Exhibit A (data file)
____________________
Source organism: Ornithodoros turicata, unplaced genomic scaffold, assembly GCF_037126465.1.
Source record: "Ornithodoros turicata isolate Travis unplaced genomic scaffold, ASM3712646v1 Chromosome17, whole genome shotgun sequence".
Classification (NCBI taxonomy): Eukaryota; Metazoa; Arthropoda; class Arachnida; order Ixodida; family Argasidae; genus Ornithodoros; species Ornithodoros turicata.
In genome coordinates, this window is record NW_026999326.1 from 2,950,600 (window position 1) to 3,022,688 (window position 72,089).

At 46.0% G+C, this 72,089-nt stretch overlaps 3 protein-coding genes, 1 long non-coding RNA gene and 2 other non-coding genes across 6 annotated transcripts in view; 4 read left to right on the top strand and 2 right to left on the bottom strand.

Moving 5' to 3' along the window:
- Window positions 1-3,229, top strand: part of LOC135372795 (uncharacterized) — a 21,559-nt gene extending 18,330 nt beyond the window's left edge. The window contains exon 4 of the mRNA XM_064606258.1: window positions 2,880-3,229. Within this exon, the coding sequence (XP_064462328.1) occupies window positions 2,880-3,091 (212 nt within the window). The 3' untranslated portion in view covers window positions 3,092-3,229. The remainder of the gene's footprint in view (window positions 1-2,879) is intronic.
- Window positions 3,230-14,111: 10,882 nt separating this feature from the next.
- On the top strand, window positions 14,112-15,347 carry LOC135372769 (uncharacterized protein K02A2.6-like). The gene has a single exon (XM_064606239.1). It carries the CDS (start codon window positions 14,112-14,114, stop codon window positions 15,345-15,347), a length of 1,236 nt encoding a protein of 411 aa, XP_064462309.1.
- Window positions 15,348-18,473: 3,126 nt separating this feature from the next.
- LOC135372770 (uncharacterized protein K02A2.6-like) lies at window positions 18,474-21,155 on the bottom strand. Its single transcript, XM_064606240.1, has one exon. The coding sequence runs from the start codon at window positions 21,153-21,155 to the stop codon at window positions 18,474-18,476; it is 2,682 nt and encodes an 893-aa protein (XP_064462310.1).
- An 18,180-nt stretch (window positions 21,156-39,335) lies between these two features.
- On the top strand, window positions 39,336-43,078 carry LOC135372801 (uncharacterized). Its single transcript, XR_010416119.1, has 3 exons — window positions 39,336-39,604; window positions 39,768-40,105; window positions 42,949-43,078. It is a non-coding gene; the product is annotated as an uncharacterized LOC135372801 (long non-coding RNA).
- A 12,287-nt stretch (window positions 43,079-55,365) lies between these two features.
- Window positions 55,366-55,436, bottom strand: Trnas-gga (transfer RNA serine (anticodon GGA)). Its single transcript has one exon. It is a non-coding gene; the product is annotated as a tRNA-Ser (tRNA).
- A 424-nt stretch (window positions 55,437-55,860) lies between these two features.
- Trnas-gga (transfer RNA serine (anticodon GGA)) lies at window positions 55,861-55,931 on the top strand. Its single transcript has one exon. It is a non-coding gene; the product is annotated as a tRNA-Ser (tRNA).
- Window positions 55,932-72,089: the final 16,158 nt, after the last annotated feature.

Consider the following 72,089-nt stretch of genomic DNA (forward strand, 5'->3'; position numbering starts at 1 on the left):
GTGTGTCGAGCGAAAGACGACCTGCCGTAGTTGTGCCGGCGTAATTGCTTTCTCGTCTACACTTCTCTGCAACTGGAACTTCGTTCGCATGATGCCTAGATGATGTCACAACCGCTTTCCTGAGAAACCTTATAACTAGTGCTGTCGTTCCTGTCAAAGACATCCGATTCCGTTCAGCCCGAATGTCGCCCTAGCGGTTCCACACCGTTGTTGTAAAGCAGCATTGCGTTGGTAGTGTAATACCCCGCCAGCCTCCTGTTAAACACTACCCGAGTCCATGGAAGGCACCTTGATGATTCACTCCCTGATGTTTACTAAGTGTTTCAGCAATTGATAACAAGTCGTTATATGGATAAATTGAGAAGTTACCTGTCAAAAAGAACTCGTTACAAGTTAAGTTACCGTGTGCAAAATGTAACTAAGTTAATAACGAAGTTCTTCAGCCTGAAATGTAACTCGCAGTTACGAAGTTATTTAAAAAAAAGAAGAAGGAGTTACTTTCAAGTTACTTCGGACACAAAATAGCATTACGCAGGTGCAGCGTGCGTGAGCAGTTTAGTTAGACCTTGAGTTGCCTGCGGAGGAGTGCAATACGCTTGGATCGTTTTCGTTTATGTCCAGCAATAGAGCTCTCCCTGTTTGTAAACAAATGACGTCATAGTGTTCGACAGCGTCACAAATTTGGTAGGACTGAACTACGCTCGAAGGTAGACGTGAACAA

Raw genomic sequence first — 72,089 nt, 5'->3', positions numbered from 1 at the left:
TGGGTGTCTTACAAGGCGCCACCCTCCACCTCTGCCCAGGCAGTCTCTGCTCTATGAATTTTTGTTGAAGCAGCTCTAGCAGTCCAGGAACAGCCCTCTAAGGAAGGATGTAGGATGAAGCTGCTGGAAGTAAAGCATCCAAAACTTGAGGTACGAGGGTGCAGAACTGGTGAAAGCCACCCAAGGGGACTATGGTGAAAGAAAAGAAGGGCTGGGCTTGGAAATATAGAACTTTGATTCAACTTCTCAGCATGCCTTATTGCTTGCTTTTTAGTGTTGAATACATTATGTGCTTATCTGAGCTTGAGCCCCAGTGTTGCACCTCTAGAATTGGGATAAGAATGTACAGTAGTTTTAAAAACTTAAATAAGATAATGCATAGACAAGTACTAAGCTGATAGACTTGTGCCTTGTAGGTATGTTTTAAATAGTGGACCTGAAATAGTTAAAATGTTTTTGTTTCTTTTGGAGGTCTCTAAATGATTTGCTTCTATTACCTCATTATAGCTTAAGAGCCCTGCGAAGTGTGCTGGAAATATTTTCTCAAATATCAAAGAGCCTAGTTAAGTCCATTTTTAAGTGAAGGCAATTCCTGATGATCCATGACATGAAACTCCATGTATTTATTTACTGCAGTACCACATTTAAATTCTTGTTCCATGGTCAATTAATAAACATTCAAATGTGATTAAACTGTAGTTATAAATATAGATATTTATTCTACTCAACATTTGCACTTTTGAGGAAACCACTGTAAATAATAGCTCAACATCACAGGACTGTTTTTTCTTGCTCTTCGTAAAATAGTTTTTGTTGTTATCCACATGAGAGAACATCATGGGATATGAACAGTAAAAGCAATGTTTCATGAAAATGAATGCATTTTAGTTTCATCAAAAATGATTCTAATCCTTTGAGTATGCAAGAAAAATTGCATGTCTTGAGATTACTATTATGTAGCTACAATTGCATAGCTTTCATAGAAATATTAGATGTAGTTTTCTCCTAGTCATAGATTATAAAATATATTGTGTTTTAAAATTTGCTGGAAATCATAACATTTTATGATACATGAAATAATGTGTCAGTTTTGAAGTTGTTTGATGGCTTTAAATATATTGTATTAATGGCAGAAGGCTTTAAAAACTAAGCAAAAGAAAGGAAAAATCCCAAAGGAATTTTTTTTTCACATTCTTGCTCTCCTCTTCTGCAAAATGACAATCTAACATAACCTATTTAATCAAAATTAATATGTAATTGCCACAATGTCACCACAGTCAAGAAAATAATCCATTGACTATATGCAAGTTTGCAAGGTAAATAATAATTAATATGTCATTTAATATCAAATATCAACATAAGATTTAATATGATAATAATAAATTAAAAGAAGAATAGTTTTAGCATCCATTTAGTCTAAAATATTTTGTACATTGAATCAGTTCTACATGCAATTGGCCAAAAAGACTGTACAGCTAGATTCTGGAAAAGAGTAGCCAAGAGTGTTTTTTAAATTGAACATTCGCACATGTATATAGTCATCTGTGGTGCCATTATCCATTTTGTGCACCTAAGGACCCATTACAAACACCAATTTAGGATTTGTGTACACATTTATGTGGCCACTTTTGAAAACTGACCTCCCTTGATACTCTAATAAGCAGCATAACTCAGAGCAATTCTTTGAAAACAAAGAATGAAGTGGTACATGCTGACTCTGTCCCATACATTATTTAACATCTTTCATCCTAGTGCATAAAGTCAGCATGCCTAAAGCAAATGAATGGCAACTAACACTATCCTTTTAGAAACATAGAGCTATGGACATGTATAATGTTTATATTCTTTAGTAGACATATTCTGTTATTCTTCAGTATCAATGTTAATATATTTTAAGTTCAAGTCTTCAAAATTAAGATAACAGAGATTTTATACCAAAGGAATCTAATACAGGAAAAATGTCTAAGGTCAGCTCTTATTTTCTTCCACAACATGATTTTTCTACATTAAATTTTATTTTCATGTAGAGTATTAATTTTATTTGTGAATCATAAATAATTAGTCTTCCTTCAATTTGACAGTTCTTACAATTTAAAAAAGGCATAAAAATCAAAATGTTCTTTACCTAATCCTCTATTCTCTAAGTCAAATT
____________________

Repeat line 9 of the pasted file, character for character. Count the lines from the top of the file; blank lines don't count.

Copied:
- On the top strand, window positions 14,112-15,347 carry LOC135372769 (uncharacterized protein K02A2.6-like). The gene has a single exon (XM_064606239.1). It carries the CDS (start codon window positions 14,112-14,114, stop codon window positions 15,345-15,347), a length of 1,236 nt encoding a protein of 411 aa, XP_064462309.1.